Materials: several papers, scissors, safe mini mirror, pencils
1. Make cuts in the paper:
If I make no folds, and 1 cut, how many cuts will there be?
If I make 1 fold, and 1 cut, how many cuts will there be?
If I make 2 folds, and 1 cut, how many cuts will there be?
If I make no folds, and 2 cuts, how many cuts will there be?
If I make 1 fold, and 2 cuts, how many cuts will there be?
If I cut on the side, will the cuts be in the middle when I unfold it, or will they be on the edge?
Kids liked this activity, even though it was a bit too hard for them. Even though these little kids can’t imagine things in their head very well yet, it’s still a good activity for them to do, so that they can improve their mental rotation, at an early age.
2. How can I fold a square piece of paper into a triangle? Is it possible?
The kids figured this out really fast. “Fold it in half diagonally!”
What about a triangle piece of paper into a smaller triangle?
This one was a bit harder, but still, it took them almost no time. “Fold it in half through the center again!”
3. Take turns going around the table, and ask every person to draw a shape on a folded snowflake. After everyone draws a shape, cut all the shapes out, and see what snowflake comes out.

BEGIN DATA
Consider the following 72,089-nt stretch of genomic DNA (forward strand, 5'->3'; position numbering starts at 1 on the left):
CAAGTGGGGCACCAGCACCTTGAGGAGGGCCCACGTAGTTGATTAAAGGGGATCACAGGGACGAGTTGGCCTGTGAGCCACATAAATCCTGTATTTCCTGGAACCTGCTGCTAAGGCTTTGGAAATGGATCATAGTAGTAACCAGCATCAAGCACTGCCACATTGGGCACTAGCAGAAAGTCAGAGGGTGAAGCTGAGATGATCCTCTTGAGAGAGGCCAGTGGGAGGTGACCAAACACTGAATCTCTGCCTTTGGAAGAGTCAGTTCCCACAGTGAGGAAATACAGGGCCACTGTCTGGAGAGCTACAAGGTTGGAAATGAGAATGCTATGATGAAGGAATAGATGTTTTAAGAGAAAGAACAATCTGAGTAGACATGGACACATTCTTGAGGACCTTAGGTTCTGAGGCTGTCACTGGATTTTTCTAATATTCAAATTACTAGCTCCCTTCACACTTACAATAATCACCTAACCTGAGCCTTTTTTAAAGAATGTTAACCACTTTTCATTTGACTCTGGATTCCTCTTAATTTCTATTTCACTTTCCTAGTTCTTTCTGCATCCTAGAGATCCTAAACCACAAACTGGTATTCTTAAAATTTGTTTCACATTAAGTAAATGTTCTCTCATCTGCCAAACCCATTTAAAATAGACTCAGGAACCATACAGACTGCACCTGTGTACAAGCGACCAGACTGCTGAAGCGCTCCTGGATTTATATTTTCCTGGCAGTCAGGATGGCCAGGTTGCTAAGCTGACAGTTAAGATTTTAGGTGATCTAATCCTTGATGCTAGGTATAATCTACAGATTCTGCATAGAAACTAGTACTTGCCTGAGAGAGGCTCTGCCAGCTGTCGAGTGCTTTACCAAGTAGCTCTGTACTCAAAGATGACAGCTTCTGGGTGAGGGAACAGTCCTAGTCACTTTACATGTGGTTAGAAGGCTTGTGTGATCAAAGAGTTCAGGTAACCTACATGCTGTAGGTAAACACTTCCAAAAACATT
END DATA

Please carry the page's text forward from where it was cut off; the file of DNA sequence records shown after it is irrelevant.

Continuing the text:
This doesn’t exactly improve kids’ mental rotation skills, but kids learn that just from folding a piece of paper, and then cutting out pieces, can make a beautiful design. The snowflakes end up very pretty, and it gets the kids to pay attention more. It is a hands-on activity, and kids enjoyed it. Put the scraps from the snowflake into the recycling bin right away, because kids start playing with the scraps, and it is very hard to stop them! Also, do not give little kids sharp scissors!
4. Cut a piece of paper into a circle. Will a circular snowflake work?
The kids were sure that a circular snowflake was impossible, (arguing that a snowflake has sharp corners, making it impossible to create from a smooth circle), until we actually made one. It is interesting to see how kids respond to this question, and to see how they react.
5. Divide the page in half by vertical line; draw a shape on one side; ask the students to draw a mirror reflection on the other side. Check your work with a mini-mirror.
The kids were very happy that they were allowed to draw. Let the kids draw their own object also, and let them try drawing a mirror reflection over the line.
6. Easy snowflake symmetrical designs – color symmetrically. (Snowflake designs below)
For this activity, to get more teamwork, pass the design around the table, and let every child color one specific part of the design, and after everyone is done coloring, to see if everyone made a symmetrical design together. Teamwork is good for little kids.
7. Symmetrical movement (I raise my right arm, you raise your left, etc.)– work in pairs.
Wonderful! Have one child act as a mirror, and one child to be a real person doing the motions. When kids get to stand up and move around, they concentrate much better.
8. Get Othello (board game), and make symmetrical designs.
The kids liked this activity, and they took turns making symmetrical designs with me, and other kids in the group. This is very funny, but it is what I observed during the class: When I told the kids that the problem they were solving was a game, even if it wasn’t, the kids started getting much more involved in it, because they thought that it was a game.J